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Syrian TV producer Itab Azzam and British-Iraqi actress Dina worked together on a theatre project with Syrian refugees and bonded over a love of food. They began collecting recipes and stories from the people they met, and turned them into a new cookbook, Syria: Recipes from Home, out now.
Don't miss the delicious recipes from Itab and Dina:
What’s your earliest food memory?
Itab: Toasting za’atar and labneh flatbread sandwiches with my brother on heaters in the middle of the room. We would have them for dinner with a sweetened cup of black tea. It’s extremely strange to me that za’atar and labneh are now fashionable in the UK. For us, they’re everyday foods.
Dina: I remember sitting with a bowl of okra stew at home in Baghdad, and looking for the garlic cloves in it – the ‘white lumps’ which were my favourite. I must’ve been about 6. The garlic was really soft as it had been stewed for a really long time, and it used to melt in my mouth.
Who taught each of you to cook?
Itab: My mum and my aunt. When I moved to the UK in 2011 I missed Syrian food and I would What’s App my mum or aunt for recipes. In Syria recipes are passed down; we never had a recipe book in the house.
Dina: My older sister Nadya, who now runs a cafe in London called Mouse & de Lotz. We moved to the UK when I was eight, but I didn’t learn to cook until I was 19 and lived in Australia for a year. I wrote to Nadya asking her to send me recipes. She sent letters with recipes for very simple Arabic dishes, staples like ‘red rice’, but also things like stir-fries. She’d even draw pictures of the shape I should cut the vegetables in.
What dish reminds you most of home?
Itab: It’s not a dish, but for me labneh [thickened yogurt] is the definition of home. It’s very important to Syrian cuisine.
Dina: Stuffed vine leaves. In Iraq they’re called dolma. In Syria they’re called yalanji. They’re stuffed with rice, but in Iraqi we stuff them with onions as well. Really delicious. There are a lot of similarities between Iraqi and Syrian food.
How did the cookbook come about?
Dina: Itab and I first met in 2014, and bonded over our love of food. In autumn 2014 we worked on a theatre project in Beirut with Syrian women. They would invite us into their homes in the refugee camps and cook us lunch. They had tiny kitchens, but they would cook us these incredible feasts. Syrians are wonderful hosts. We started asking ‘how did you make this? ‘what did you put in this?’ and they would teach us. That’s when we decided to make a book.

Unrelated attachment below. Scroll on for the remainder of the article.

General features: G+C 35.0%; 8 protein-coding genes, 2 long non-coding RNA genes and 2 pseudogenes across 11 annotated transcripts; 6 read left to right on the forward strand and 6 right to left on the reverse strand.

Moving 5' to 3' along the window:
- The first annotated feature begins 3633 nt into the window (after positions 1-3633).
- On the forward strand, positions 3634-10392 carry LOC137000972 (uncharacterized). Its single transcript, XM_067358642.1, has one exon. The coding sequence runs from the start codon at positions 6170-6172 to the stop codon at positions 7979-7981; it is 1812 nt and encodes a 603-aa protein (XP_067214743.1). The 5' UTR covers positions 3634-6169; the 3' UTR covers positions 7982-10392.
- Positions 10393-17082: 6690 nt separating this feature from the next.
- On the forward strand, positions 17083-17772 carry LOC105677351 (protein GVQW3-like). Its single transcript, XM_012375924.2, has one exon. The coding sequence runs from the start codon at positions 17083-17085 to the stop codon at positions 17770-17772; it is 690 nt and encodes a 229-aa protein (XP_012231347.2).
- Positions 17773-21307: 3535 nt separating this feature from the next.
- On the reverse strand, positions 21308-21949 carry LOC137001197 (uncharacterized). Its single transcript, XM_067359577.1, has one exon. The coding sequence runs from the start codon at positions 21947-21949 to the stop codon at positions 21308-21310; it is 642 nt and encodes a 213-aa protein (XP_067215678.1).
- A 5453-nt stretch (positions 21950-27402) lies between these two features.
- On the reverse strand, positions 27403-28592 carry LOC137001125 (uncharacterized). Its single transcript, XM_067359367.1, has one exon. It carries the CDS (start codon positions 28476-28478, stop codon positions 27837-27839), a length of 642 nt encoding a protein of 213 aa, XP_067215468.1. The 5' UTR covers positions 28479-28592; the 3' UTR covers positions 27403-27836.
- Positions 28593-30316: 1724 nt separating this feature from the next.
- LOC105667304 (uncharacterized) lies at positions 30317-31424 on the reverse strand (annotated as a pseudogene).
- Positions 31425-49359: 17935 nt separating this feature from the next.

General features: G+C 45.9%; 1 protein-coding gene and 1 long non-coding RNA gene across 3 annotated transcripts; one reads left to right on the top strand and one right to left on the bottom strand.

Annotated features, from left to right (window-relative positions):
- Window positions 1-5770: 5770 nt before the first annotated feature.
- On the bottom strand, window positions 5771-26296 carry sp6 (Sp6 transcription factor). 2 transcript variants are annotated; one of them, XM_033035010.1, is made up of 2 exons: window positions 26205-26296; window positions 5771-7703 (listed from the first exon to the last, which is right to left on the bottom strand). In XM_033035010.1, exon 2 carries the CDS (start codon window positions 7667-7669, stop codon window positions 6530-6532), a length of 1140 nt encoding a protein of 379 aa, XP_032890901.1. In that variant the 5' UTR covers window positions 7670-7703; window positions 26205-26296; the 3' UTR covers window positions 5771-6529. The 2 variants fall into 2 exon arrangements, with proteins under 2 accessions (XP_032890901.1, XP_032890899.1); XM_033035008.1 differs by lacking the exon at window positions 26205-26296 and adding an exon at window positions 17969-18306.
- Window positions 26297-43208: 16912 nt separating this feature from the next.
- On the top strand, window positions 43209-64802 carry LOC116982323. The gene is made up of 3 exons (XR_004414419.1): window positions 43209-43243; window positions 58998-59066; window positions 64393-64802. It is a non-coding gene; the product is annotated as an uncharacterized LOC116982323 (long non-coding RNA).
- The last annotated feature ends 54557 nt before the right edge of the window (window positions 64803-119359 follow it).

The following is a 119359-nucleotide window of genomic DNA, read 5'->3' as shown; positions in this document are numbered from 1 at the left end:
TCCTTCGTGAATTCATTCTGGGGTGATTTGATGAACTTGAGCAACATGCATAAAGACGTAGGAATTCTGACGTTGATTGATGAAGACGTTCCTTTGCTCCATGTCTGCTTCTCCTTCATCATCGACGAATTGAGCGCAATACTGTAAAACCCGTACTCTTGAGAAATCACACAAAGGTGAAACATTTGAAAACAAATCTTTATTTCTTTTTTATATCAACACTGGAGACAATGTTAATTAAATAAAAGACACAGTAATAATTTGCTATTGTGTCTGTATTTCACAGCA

What do you hope readers will learn about Syria and its food?
Dina: We wanted it to be a celebration of food from a fantastic culture. Not all the stories are sad, there’s a lot of inspiring stories in there too. For us, the most important thing is that it’s not seen as a tragic war book, but a celebration of great recipes and stories.
What are the key characteristics of Syrian food?
Itab: Lots of fresh ingredients, lemon and garlic. Syrian food is not completely alien to British cooks because you’re already familiar with Lebanese and Middle Eastern food in general. There’s nothing fancy or weird about it, apart from a few ingredients that may be less familiar like freekeh and jute leaves.
Dina: There are always millions of dishes on the table. We usually enjoy different types of foods – pickles, yogurts, salads, a plate of spring onions or cucumbers.
Itab: Even if it’s just for the family, breakfast will be five or six dishes: eggs, olives, za’atar, labneh, tomatoes and herbs.
What’s your favourite recipe in the book?
Itab: Chicken in a hot turmeric yogurt sauce, with caramelised onions and bulgur wheat. It’s a traditional dish from my part of Syria, the Hauran region near the border with Jordan. It’s a big occasion dish. We’d eat it for weddings or engagement parties.
Dina: Mine is a really simple one – halloumi and thyme salad. So good.
How did you choose the recipes in the book?
Itab: Some are our family recipes, but most are from Syrian people that we met. We took recipes from a mix of a few different women and then brought them together in our own version – the best bits of each one.
Dina: But we were quite strict on sticking to the traditional Syrian dishes. We didn’t just make up our own recipes and go ‘ooh let’s put a bit of that in’.
Who inspires you in the UK food scene?
Itab: Jamie Oliver. I think he’s great – everything he does, his message and the way he helps other people. Although the other day he made kibbeh [baked meat patties] on TV and I didn’t approve of it…
Dina: I love Hemsley and Hemsley.
Syria: Recipes From Home (£25, Trapeze) is out in May 2017.
The authors have donated part of their advance for this book to the Hands Up Foundation (handsupfoundation.org). Hands Up is an innovative charity that was set up by four British friends. United by a sense of sadness at the unfolding crisis in Syria and inspired by their time in Damascus, they wanted to remind their friends in Syria that they had not been forgotten. Now a UK registered charity, Hands Up raises money and awareness through creative fundraising initiatives in the UK, including the Syrian Supper Club, MarmalAid and Singing for Syrians.
With their partner organisations working in and around Syria they identify projects that will have maximum impact for those in need. Where possible this work is inside Syria and run by Syrians. To date Hands Up has supported the salaries of medical staff and a prosthetic limb clinic.
The aid is direct and designed to support Syrians who will one day have the chance to rebuild their country.